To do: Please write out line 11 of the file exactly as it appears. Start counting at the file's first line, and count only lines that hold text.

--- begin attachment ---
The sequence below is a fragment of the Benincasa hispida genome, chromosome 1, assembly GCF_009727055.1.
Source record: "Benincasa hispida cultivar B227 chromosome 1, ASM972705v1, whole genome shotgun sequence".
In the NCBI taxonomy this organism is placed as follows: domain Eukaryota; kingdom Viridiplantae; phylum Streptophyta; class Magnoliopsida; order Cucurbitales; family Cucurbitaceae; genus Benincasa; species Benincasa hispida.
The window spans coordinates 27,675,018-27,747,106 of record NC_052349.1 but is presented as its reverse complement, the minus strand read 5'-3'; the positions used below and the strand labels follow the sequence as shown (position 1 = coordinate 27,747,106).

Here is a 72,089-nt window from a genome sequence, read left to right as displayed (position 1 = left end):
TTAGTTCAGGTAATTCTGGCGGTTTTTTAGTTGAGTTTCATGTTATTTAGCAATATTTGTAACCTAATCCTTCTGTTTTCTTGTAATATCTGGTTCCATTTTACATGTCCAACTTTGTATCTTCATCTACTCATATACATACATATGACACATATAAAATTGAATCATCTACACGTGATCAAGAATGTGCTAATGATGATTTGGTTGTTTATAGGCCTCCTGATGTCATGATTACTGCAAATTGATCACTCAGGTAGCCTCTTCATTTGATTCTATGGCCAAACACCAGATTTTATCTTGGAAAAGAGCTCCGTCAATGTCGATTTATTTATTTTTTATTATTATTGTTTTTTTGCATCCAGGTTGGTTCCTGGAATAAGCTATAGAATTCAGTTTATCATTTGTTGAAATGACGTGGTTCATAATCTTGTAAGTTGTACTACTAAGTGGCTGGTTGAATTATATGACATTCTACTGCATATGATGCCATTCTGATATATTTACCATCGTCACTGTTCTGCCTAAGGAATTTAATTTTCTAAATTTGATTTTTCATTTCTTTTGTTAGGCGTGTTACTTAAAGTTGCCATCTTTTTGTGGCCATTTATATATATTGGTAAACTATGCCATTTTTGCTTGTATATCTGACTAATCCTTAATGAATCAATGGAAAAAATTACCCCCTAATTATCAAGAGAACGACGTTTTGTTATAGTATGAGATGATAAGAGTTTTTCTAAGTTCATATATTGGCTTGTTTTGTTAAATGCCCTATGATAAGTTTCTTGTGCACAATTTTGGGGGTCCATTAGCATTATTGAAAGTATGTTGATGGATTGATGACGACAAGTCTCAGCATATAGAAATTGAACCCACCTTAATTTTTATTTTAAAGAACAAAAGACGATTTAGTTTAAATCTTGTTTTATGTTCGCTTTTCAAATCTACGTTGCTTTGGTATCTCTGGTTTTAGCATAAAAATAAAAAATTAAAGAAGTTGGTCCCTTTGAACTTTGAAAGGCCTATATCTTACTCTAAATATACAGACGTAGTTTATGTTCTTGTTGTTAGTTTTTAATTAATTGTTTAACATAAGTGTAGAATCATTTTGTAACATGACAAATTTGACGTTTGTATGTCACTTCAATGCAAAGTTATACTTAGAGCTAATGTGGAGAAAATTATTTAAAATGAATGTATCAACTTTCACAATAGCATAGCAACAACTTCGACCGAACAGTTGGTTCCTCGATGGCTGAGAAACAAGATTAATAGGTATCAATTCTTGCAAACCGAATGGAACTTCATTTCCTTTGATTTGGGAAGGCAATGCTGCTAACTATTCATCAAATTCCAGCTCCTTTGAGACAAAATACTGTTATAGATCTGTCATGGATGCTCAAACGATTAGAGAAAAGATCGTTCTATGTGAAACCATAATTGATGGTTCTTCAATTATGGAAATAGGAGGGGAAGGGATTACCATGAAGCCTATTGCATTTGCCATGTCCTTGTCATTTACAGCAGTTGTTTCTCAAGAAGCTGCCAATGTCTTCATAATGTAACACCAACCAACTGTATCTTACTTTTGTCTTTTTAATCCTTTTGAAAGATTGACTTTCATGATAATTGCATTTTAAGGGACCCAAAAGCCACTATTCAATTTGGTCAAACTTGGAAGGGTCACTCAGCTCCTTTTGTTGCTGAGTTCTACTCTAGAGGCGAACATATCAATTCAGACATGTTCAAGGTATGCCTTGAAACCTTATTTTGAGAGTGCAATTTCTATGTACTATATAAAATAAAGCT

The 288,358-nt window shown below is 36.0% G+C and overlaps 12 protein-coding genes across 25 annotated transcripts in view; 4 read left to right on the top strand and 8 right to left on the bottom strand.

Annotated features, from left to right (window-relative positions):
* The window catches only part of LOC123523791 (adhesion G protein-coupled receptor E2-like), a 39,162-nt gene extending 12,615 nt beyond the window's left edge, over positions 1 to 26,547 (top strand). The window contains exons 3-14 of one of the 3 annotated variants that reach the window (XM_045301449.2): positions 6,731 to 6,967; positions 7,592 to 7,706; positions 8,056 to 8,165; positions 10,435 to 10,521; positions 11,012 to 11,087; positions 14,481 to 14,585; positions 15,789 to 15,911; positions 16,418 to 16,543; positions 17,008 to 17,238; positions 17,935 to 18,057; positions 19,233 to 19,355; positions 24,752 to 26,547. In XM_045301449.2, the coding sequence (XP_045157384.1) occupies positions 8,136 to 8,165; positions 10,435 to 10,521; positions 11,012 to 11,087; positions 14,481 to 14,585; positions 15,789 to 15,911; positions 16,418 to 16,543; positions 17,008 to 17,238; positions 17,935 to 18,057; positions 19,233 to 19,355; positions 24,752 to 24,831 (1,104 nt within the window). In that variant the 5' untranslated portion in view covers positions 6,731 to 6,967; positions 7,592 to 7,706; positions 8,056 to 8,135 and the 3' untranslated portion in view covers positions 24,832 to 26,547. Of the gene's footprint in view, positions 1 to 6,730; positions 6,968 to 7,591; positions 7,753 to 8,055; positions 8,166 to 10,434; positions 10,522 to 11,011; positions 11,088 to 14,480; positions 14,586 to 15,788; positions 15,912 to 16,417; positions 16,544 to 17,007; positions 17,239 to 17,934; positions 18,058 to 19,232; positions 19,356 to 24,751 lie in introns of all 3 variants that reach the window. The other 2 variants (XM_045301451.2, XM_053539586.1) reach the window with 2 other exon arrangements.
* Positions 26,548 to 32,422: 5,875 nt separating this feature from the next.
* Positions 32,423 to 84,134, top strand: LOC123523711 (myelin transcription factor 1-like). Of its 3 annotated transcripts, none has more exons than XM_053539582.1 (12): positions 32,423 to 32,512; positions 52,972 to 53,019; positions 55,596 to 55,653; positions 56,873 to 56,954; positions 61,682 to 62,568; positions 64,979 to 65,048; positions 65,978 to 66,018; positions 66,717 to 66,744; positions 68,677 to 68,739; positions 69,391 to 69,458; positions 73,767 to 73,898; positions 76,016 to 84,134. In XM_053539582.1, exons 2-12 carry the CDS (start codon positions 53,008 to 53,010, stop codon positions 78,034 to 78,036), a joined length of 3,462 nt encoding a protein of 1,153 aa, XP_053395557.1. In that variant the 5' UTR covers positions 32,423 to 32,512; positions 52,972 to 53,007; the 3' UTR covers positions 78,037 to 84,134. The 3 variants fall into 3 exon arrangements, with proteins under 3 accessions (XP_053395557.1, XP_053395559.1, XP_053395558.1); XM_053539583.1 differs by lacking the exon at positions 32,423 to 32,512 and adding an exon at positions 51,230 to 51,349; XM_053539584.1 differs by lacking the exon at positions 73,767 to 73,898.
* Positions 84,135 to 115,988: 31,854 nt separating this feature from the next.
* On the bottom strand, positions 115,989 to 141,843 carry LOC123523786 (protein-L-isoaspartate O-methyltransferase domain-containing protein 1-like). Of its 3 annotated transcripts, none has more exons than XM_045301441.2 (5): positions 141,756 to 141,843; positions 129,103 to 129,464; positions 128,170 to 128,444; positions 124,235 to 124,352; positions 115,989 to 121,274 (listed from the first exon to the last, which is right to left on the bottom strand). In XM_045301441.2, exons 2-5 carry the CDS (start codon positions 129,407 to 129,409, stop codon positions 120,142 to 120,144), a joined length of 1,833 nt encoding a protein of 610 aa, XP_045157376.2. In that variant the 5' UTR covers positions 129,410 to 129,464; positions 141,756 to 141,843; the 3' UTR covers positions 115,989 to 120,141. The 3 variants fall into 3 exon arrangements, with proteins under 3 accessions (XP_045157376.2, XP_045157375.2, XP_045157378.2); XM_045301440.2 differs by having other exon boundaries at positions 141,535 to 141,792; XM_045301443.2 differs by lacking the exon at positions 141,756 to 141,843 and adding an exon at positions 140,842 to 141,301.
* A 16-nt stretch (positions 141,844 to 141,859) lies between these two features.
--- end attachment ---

* Positions 32,423 to 84,134, top strand: LOC123523711 (myelin transcription factor 1-like). Of its 3 annotated transcripts, none has more exons than XM_053539582.1 (12): positions 32,423 to 32,512; positions 52,972 to 53,019; positions 55,596 to 55,653; positions 56,873 to 56,954; positions 61,682 to 62,568; positions 64,979 to 65,048; positions 65,978 to 66,018; positions 66,717 to 66,744; positions 68,677 to 68,739; positions 69,391 to 69,458; positions 73,767 to 73,898; positions 76,016 to 84,134. In XM_053539582.1, exons 2-12 carry the CDS (start codon positions 53,008 to 53,010, stop codon positions 78,034 to 78,036), a joined length of 3,462 nt encoding a protein of 1,153 aa, XP_053395557.1. In that variant the 5' UTR covers positions 32,423 to 32,512; positions 52,972 to 53,007; the 3' UTR covers positions 78,037 to 84,134. The 3 variants fall into 3 exon arrangements, with proteins under 3 accessions (XP_053395557.1, XP_053395559.1, XP_053395558.1); XM_053539583.1 differs by lacking the exon at positions 32,423 to 32,512 and adding an exon at positions 51,230 to 51,349; XM_053539584.1 differs by lacking the exon at positions 73,767 to 73,898.